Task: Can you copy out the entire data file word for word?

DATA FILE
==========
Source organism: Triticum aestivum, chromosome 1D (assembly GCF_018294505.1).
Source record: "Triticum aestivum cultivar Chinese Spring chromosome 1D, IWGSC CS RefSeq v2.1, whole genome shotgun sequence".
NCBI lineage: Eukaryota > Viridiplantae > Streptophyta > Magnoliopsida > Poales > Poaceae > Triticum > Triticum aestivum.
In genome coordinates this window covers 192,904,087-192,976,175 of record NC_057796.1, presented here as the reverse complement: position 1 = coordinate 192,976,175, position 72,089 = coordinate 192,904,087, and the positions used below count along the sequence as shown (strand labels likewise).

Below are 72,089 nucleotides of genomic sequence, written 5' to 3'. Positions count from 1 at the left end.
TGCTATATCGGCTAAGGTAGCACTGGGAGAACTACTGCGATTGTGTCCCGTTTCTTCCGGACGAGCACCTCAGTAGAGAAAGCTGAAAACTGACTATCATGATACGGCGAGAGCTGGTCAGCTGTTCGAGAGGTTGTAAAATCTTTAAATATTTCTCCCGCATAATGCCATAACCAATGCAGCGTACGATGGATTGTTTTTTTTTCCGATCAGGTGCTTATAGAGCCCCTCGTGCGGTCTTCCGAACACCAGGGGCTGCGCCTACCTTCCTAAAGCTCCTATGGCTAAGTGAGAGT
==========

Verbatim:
Source organism: Triticum aestivum, chromosome 1D (assembly GCF_018294505.1).
Source record: "Triticum aestivum cultivar Chinese Spring chromosome 1D, IWGSC CS RefSeq v2.1, whole genome shotgun sequence".
NCBI lineage: Eukaryota > Viridiplantae > Streptophyta > Magnoliopsida > Poales > Poaceae > Triticum > Triticum aestivum.
In genome coordinates this window covers 192,904,087-192,976,175 of record NC_057796.1, presented here as the reverse complement: position 1 = coordinate 192,976,175, position 72,089 = coordinate 192,904,087, and the positions used below count along the sequence as shown (strand labels likewise).

Below are 72,089 nucleotides of genomic sequence, written 5' to 3'. Positions count from 1 at the left end.
TGCTATATCGGCTAAGGTAGCACTGGGAGAACTACTGCGATTGTGTCCCGTTTCTTCCGGACGAGCACCTCAGTAGAGAAAGCTGAAAACTGACTATCATGATACGGCGAGAGCTGGTCAGCTGTTCGAGAGGTTGTAAAATCTTTAAATATTTCTCCCGCATAATGCCATAACCAATGCAGCGTACGATGGATTGTTTTTTTTTCCGATCAGGTGCTTATAGAGCCCCTCGTGCGGTCTTCCGAACACCAGGGGCTGCGCCTACCTTCCTAAAGCTCCTATGGCTAAGTGAGAGT